Loneliness isn’t just bad for your mental health — it can compromise your immune system

When it began some three years ago, few anticipated that the COVID-19 pandemic would kill several million people and injure countless others. Patients suffered with traumatic intensive care unit stays that sometimes left them with scarred lungs and hearts, cognitive issues, failing kidneys and much more. The damage caused by COVID-19—even for those with an ostensibly mild illness — could continue long after recovery from the infection, causing lasting issues like fatigue, brain fog, loss of taste or smell, and chronic pain.

Yet the coronavirus pandemic did not merely wreak havoc upon our physical bodies, but also our mental health. As unemployment, food insecurity and burnout increased, the pandemic fractured relationships and intensified loneliness—which was a prevalent problem pre-pandemic as well. In 2019, 61% of Americans over the age of 18 reported being lonely, as compared to as low as 11% in the 1970s. Loneliness affects people of all ages: around 50% people over the age of 80 experience it, and so do 71% of adolescents and young adults.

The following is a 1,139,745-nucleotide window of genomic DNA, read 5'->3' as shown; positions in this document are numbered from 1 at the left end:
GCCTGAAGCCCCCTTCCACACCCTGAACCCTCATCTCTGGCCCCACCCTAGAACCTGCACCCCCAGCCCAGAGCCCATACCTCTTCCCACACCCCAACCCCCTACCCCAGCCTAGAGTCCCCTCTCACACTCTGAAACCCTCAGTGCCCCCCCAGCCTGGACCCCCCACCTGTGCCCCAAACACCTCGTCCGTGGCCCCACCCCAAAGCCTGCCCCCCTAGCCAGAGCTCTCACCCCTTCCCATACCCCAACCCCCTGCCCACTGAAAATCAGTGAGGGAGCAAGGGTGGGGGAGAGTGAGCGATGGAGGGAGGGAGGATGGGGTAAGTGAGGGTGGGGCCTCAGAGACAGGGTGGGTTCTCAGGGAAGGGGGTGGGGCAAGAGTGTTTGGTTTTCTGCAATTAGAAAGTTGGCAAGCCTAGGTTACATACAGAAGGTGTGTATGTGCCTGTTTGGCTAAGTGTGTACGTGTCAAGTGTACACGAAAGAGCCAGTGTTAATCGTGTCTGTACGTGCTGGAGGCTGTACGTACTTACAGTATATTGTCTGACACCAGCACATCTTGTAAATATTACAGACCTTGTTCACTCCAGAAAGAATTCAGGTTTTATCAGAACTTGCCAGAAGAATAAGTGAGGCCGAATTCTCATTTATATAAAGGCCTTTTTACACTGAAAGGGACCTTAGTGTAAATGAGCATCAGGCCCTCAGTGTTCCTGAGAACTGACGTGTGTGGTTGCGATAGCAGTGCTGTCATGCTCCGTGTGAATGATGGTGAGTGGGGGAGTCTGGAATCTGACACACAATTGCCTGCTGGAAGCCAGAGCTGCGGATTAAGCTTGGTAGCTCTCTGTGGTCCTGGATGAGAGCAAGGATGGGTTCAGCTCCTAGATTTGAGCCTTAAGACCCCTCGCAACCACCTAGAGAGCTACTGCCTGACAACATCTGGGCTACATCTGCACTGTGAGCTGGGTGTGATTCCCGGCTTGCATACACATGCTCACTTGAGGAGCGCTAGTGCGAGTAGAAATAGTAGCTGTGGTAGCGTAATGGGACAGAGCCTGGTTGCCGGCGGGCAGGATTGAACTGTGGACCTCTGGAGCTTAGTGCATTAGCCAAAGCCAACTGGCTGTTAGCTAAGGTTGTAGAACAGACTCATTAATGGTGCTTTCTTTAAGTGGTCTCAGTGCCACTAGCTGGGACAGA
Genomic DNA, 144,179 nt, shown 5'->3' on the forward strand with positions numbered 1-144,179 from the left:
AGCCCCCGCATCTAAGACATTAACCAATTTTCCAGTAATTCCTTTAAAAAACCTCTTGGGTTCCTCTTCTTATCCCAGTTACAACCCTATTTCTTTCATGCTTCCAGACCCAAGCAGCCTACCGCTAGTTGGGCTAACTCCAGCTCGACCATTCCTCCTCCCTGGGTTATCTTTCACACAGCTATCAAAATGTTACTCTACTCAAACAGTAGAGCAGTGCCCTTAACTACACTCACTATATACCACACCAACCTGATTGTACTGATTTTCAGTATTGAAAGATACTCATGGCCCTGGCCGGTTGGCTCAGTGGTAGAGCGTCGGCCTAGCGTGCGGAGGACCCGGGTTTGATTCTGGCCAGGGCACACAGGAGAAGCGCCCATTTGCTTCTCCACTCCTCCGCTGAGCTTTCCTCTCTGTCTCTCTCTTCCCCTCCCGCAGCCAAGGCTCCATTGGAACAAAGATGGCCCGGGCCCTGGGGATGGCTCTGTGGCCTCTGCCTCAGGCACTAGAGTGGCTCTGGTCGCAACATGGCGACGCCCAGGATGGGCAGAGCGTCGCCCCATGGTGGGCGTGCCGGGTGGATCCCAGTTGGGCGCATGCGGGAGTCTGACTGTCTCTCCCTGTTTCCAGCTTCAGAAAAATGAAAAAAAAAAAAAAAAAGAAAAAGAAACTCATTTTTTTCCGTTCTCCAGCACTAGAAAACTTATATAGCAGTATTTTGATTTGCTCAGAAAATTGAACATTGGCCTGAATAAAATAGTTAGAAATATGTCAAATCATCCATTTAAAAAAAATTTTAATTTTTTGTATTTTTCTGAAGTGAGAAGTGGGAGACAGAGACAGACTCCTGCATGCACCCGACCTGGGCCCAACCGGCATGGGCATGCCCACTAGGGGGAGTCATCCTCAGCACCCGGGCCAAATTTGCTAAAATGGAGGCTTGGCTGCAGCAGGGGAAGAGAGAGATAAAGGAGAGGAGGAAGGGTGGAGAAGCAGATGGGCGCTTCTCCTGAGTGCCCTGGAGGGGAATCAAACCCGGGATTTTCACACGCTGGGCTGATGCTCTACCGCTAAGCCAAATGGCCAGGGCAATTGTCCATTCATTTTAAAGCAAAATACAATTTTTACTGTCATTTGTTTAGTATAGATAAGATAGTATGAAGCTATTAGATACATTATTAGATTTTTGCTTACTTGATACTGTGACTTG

The health consequences of chronic loneliness, an intense stressor for a species adapted to tribal tendencies for survival, are pronounced.

Factors thought to have contributed to the high rates of modern loneliness include changes in the family structure; longer lives with increased incidences of loss of loved ones; a waning of community organizations that strengthen social capital;, and the excessive use or misuse of technology. The pandemic only exacerbated the problem. Today, over half of Americans have not returned to their pre-pandemic levels of social activity, and around the same number experience “holiday blues” due to loneliness. Loneliness is, as Arthur Brooks writes, a “pandemic habit.” 

Loneliness, a subjective feeling of being “alone,” differs from social isolation, or a dearth of social connections. Social isolation can indeed lead to loneliness, but this is not always the case. Meanwhile, some people can feel lonely even without being socially isolated. Loneliness and social isolation do occur together frequently, and both independently contribute to poorer health.